Ms Lewis, now training to become a part-time counsellor, said she felt "fairly numb" when she heard the size of the award. "Then I was really pleased; at least it sends out a message about the seriousness with which society views an assault on a teacher. But a friend pointed out that, if I had worked as a teacher [until retirement], it would be the equivalent of £9,000 a year."
Only one payment to a teacher for an assault has ever been higher: £402,000 to an unnamed Sheffield teacher whose career was also ended after an assault by a pupil.
Chris Keates, general secretary of the NASUWT, said: "Sharon's life has been turned upside down. She can no longer practise the career of her choice and the profession has lost a talented teacher. I am pleased that we have been able to secure compensation for Sharon but this is cold comfort when you can no longer do the job you love, and every daily activity causes constant physical pain. No amount of money will ever compensate for that."
Ms Lewis still has pain in her neck and arm. She also suffers nightmares and flashbacks of the attack. Ms Keates added: "I would like to think lessons can be learnt from Sharon's experience but unfortunately our casework shows they will not. Every day, some teachers are at risk because pupils who have a history of violence and aggression are not properly risk-assessed, and preventive measures are not put in place. Regrettably, there is still a culture in some schools, particularly where pupils have serious behaviour problems, that being assaulted is all part of the job."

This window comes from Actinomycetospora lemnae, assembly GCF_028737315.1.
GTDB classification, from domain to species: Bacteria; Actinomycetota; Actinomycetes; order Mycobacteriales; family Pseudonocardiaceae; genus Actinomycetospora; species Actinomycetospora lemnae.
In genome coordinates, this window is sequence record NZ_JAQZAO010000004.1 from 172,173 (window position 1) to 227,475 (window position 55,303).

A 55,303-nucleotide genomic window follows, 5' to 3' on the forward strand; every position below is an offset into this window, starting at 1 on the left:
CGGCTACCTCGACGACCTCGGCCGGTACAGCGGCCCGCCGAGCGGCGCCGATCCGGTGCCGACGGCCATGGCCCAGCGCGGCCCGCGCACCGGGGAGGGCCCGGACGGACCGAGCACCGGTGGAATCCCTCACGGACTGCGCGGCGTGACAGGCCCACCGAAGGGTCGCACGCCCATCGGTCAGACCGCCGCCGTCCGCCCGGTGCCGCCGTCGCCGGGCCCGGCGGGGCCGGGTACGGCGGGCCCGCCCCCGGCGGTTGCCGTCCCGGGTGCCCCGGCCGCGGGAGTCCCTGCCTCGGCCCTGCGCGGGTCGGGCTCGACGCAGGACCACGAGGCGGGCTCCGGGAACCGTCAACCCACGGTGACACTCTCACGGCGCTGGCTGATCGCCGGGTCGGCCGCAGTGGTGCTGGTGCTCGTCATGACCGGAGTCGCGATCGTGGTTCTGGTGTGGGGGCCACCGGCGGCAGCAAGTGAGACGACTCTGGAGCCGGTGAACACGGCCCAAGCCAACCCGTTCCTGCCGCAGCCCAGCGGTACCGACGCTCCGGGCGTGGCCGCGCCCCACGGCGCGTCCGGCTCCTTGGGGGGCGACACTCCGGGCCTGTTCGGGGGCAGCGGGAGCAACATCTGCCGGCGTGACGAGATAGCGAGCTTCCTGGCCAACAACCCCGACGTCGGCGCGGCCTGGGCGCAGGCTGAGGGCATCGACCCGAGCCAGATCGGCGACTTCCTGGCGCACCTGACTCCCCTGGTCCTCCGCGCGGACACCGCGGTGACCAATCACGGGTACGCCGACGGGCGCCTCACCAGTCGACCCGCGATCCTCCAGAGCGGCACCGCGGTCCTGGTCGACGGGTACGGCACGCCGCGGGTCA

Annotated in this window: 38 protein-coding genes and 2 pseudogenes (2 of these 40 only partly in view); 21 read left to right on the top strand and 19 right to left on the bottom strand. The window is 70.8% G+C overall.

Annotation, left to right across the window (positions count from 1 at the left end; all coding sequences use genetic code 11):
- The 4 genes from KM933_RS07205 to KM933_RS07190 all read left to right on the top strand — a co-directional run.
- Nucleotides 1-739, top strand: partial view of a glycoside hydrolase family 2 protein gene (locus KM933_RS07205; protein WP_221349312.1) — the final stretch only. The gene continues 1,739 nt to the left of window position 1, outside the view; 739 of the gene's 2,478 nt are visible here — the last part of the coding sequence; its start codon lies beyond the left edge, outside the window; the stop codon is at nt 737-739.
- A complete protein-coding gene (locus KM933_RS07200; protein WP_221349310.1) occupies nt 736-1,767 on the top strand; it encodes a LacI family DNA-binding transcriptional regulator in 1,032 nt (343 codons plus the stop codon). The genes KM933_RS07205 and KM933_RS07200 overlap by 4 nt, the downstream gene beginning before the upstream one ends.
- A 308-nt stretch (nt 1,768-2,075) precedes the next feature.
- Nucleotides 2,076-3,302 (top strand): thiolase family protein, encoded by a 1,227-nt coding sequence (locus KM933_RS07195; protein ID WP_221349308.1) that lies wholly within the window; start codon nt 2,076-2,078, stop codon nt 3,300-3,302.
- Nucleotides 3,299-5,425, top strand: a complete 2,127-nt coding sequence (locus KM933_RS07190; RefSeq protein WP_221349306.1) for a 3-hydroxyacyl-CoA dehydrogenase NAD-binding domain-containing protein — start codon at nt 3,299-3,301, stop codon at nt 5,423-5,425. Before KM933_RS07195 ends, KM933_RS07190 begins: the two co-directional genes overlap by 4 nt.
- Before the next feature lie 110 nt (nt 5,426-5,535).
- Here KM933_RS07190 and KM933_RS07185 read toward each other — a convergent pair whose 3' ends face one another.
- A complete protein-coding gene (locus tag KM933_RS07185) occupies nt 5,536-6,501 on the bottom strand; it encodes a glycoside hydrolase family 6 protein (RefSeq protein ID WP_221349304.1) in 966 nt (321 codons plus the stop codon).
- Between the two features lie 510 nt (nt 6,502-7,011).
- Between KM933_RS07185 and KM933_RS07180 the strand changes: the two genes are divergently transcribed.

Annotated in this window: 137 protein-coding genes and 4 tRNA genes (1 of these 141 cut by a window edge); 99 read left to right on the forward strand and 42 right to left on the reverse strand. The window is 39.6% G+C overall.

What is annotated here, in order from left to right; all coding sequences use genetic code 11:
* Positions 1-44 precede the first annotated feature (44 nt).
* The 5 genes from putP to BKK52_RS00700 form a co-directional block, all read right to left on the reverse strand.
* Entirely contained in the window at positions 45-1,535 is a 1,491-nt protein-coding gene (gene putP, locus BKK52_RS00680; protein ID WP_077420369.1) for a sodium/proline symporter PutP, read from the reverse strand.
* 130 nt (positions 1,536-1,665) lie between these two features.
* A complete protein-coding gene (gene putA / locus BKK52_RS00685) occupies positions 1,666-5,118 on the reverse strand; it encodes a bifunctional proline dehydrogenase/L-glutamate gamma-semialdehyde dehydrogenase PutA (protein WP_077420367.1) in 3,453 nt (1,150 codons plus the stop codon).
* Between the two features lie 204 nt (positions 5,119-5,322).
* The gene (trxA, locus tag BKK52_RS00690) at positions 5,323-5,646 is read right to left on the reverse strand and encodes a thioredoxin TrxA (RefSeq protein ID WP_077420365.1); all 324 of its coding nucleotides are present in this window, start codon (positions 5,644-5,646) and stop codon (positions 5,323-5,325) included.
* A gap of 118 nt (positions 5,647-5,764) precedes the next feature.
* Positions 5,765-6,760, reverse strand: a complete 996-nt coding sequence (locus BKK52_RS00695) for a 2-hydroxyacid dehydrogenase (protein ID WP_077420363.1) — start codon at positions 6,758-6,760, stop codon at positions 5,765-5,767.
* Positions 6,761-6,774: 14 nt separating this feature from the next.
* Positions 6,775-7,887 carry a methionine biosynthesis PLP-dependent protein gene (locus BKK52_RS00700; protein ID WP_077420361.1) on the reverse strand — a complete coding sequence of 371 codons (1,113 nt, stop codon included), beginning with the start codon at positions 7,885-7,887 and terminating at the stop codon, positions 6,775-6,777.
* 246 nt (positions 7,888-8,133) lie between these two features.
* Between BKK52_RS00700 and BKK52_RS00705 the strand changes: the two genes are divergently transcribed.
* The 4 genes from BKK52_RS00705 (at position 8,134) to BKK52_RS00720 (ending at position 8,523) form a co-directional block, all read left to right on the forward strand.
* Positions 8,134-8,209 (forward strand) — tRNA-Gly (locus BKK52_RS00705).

Richard Garner: Good way to cut violence in schools
The story of a violent 13-year-old's attack on Sharon Lewis is just the latest to thrust the spotlight on violence and behaviour in schools.
We have seen reports of rival gangs fighting in the school corridors and vandalising buses at one of the new academies in Carlisle. And research commissioned by the NASUWT, published by The Independent last month, showed that some pupils were wearing bulletproof/ stabproof vests to school because of fears of gang violence en route.
Yet yesterday, in his latest report on how to tackle behaviour issues in school, Sir Alan Steer said: "Since commencing this review ... I have seen nothing that would make me question my belief that the great majority of young people and the great majority of schools maintain high standards of behaviour." How can these two pictures be reconciled? Is Sir Alan living in a dream world or are we exaggerating the behaviour problems in schools?
The answer is that the two pictures can be reconciled. It is wrong to think the attack on Ms Lewis is an everyday occurrence. Most schools are well ordered. The Schools Secretary, Ed Balls, called on all secondary schools to link with police. It is sound advice. I know of one school, George Green on the Isle of Dogs, where stationing an officer has helped to reduce rival gang activity there to a minimum.Reuse content